One model for the process is described in the book Exit Counseling: A Family Intervention. The primary difference in exit counseling is its voluntary nature but there are other differences as well. Much more emphasis is placed on assessment, using a pre-intervention interview and information form that enables the exit counselor to determine the concerns specific to the family and the group member and to weed out interventions wanted by families for an agenda not appropriate to the undertaking of a serious intervention in an individual’s life; for example, Johnny is about to marry someone in the group of a different race or culture or Johnny isn’t attending xyz church any longer. These examples, by the way, are few and far between. For the majority of the time we see responsible families seeking help for legitimate concerns. We need, however, to be careful that we are not placing those concerns there or exaggerating them. There are some situations where an intervention is not possible under the present conditions, for example the family has no access to the group member. Some families are referred to knowledgeable mental health professionals for some work prior to planning an intervention. Emphasis is placed on family communications with the group member and education about the specific group, what it teaches, what thought reform is and how it works, and the recovery process. 

The process itself differs from deprogramming, in our opinion, because it is a much more respectful approach, it is non-confrontational, the exit counselors have to prove their credibility, there is much moreinteraction with the information and it seeks a primary cognitiverather than a primary emotional response. Very seldom is a visible“snapping” moment seen — but a gradual increase in interest, interaction, and feedback with the information — often accompanied with an increase of interest in and interaction with the family. 

Let me also say here that exit counselors realize that an intervention is only the first step. If the person decides to leave the group there is a long road to recovery, that can take leaps and bounds if the individual is afforded the opportunity to attend Wellspring, but they need much more emotional, psychological and cognitive support and if there is no system set up for that support, it may be unethical to do an intervention. 

Thought Reform Consultation 

In the 1980s many attempts were made by individuals doing interventions to get together to find ways to improve our profession and ourselves. But a difficulty arose in the definition of exit counseling and deprogramming. Some helping organizations at the time contributed to that confusion by maintaining a position that there were voluntary and involuntary exit counseling and voluntary and involuntary deprogramming. As a result, without the ability to establish a clear-cut definition, at those meetings people who called themselves exit counselors but were doing involuntary deprogramming could not be excluded and our work to establish ethical guidelines and a more professional approach spun its wheels, so to speak. A group of individuals who had committed themselves to voluntary interventions only began to meet regularly to share ideas and information and to develop Ethical Standards. We formed an organization of Thought Reform Consultants and eventually published our Ethical Standards.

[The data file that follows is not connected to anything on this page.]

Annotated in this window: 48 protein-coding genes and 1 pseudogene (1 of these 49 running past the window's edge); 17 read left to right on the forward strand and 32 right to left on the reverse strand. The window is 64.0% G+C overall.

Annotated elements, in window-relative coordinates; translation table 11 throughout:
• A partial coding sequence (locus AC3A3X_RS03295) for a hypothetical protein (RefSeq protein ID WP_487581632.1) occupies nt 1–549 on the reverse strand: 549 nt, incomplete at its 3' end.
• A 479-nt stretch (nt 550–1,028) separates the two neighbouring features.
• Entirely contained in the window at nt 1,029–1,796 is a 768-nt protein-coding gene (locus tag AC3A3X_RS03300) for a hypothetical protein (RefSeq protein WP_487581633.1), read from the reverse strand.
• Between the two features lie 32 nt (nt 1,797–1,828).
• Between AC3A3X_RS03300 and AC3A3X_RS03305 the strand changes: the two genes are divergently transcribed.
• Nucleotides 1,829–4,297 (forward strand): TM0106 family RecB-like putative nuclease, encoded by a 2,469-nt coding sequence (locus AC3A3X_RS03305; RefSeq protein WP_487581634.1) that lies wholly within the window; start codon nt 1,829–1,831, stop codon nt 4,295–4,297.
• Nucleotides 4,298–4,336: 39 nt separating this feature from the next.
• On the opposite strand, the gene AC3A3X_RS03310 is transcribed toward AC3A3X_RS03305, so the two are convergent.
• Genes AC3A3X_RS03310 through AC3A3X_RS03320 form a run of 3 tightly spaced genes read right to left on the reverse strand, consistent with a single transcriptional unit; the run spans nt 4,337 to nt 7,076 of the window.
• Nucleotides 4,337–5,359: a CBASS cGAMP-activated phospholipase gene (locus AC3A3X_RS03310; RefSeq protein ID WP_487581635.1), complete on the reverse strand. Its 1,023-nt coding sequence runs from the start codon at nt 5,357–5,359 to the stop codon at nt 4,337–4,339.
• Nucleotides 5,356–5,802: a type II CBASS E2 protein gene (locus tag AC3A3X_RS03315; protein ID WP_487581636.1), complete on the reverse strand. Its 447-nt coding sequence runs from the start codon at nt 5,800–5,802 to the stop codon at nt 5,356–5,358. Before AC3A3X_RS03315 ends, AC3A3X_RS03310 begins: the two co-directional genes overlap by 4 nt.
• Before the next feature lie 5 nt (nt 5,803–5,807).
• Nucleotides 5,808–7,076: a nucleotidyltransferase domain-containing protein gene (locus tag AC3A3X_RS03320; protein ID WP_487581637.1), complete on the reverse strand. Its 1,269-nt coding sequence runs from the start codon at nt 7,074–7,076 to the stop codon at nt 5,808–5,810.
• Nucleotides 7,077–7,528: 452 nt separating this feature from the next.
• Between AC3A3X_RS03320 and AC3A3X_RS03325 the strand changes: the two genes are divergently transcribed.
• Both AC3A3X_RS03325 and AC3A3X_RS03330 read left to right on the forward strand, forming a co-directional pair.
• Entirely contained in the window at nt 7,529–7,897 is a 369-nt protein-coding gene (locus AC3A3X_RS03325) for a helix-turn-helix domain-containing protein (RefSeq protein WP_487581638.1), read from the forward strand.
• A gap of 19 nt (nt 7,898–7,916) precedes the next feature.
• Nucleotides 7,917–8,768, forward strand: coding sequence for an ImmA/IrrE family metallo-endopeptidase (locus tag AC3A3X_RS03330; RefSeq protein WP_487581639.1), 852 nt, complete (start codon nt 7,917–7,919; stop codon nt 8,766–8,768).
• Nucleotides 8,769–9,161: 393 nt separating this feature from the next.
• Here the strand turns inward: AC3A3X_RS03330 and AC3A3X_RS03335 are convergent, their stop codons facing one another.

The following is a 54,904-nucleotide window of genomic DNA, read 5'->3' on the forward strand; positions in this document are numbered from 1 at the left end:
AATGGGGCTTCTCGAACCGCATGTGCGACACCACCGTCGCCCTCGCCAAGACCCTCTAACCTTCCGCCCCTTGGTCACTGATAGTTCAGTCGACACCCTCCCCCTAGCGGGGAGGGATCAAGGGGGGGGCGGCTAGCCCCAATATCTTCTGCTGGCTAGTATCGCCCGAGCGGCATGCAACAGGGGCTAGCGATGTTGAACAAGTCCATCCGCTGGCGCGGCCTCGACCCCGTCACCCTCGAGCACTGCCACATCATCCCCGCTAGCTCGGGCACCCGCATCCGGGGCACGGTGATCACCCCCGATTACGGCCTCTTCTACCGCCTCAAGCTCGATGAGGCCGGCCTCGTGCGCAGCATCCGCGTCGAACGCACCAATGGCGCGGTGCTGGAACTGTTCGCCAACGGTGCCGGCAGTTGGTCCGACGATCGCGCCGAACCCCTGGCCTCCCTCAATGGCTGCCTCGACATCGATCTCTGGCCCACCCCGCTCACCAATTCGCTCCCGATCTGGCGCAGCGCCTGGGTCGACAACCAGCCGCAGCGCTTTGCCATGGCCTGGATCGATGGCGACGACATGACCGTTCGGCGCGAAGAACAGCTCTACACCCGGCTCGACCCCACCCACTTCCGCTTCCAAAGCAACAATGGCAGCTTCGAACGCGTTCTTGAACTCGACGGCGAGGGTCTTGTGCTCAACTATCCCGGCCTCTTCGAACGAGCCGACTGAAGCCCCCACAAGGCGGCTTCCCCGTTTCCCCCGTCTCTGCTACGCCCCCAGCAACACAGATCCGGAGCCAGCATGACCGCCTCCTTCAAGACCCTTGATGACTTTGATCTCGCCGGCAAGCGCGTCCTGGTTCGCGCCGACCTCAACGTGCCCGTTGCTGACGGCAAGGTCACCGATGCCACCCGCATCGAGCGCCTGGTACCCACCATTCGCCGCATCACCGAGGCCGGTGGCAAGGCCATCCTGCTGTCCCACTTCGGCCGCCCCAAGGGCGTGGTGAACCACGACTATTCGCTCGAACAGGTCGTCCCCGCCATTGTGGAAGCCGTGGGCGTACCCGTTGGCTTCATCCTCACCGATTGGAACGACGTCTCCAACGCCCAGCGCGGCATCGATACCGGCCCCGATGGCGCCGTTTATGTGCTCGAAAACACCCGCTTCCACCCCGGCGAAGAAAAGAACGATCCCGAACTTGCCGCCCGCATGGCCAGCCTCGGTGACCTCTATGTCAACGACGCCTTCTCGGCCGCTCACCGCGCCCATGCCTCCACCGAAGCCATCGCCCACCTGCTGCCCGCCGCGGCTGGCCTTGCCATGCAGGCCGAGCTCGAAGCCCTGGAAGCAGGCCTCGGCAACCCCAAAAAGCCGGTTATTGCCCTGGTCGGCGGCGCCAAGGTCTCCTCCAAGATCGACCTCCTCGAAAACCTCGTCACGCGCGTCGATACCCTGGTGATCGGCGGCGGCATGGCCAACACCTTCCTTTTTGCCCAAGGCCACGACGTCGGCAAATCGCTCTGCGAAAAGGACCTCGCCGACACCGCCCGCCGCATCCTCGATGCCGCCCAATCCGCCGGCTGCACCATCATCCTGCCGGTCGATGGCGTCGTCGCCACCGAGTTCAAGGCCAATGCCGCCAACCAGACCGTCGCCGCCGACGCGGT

Those Ethical Standards were patterned after the Ethical Codes or Standards of the following organizations: 

  • American Association for Marriage & Family Therapy
  • National Association of Social Workers
  • Standards for the Private Practice of Clinical Social Work
  • American Psychiatric Association
  • National Academy of Certified Clinical Mental Health Counselors
We worked diligently to combine those standards with some uniquely necessary to our profession. And we owe our gratitude to the following advisors for their professional support and encouragement: 

  • Margaret Singer, Ph. D.
  • Michael Langone, Ph. D.
  • Herbert Rosedale, Esq.
  • David Bardin, Esq. and Livia Bardin, M.S.W.
  • Bill Goldberg, M.S.W. & Lorna Goldberg, M.S.W.
  • Paul Martin, Ph. D.

Thought reform consultation involves much, much more family preparation. It is necessary for a 2-3 day, sometimes more, formal family preparation involving all members of the family team and all thought reform consultant team members. This formal preparation accomplishes the following: 

  • The family team experiences how they work together under pressure and how the thought reform consultants work together.
  • Enables the thought reform consulting team to observe how the family works together under pressure and who may or may not be appropriate for major roles in the intervention
  • Improves family communication with the group memberEnables the family to understand the culture of the group, its teachings and how thought reform techniques impact the group member
  • Prepares the family for how to communicate in the intervention and what practical arrangements should be made
  • Emphasizes the recovery process and their responsibility in it
  • Emphasizes the seriousness of an intervention and all its repercussions
  • Facilitates the family in making a fully informed decision about doing an intervention
  • Thought reform consultation involves even more assessment, as you see — and places much more responsibility on the family. 
  • They realize that a team is not just going to come in and perform some magical process and things will forever be okay. 
In both exit counseling and thought reform consulting, the purpose of the intervention is not to get someone out of a cult. While that may be a desired outcome, the purpose is to give the group member the information that enables them to make a fully informed choice.